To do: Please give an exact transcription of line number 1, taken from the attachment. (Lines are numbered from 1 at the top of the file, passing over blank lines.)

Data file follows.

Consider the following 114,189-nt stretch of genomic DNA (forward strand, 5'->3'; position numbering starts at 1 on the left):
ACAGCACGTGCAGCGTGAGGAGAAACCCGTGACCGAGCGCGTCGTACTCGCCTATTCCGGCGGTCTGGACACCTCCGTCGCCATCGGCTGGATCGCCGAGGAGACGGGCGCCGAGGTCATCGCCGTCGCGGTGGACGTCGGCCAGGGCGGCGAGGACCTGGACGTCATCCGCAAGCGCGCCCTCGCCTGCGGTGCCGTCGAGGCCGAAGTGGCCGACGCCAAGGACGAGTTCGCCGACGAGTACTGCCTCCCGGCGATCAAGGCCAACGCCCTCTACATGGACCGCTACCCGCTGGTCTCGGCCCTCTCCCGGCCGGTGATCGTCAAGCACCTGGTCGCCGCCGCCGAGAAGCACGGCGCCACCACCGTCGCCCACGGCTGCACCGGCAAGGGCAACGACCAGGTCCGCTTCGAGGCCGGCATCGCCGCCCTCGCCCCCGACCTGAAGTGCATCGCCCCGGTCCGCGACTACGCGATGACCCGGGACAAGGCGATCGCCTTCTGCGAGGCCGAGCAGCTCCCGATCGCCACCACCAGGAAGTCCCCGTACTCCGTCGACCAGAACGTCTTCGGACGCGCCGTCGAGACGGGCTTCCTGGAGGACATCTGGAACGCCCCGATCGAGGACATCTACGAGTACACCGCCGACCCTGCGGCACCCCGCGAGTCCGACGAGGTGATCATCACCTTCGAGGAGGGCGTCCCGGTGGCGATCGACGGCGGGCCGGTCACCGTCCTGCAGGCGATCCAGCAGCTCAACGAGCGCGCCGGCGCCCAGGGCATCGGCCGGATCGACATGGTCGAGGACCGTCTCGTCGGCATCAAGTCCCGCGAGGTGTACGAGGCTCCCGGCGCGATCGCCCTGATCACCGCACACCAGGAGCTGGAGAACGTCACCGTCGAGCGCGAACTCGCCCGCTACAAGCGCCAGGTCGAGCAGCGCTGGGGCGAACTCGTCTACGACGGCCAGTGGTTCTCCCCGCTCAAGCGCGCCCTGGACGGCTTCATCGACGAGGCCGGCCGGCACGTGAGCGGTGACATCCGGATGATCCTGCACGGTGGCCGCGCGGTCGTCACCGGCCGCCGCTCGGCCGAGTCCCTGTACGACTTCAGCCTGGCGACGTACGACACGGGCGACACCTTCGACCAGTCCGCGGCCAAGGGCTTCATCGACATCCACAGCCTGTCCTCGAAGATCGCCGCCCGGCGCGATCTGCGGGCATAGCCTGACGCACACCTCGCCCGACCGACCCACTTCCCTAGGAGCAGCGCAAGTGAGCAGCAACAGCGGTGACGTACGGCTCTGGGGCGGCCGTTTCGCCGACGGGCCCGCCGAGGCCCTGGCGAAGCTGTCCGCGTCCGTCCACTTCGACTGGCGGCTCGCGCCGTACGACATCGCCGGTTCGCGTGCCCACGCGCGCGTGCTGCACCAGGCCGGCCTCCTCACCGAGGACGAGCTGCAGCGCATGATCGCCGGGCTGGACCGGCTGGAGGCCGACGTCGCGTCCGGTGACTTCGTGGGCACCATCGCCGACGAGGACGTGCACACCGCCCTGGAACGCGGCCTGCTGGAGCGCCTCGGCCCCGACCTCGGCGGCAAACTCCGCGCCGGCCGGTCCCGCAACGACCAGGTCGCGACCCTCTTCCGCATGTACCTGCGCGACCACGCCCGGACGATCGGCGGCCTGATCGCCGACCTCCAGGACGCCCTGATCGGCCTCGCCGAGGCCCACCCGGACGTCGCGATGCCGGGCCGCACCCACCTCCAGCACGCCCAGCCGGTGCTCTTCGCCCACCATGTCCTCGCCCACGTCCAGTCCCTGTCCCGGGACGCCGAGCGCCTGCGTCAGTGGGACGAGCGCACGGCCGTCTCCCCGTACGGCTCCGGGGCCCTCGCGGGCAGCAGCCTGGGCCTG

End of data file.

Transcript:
Consider the following 114,189-nt stretch of genomic DNA (forward strand, 5'->3'; position numbering starts at 1 on the left):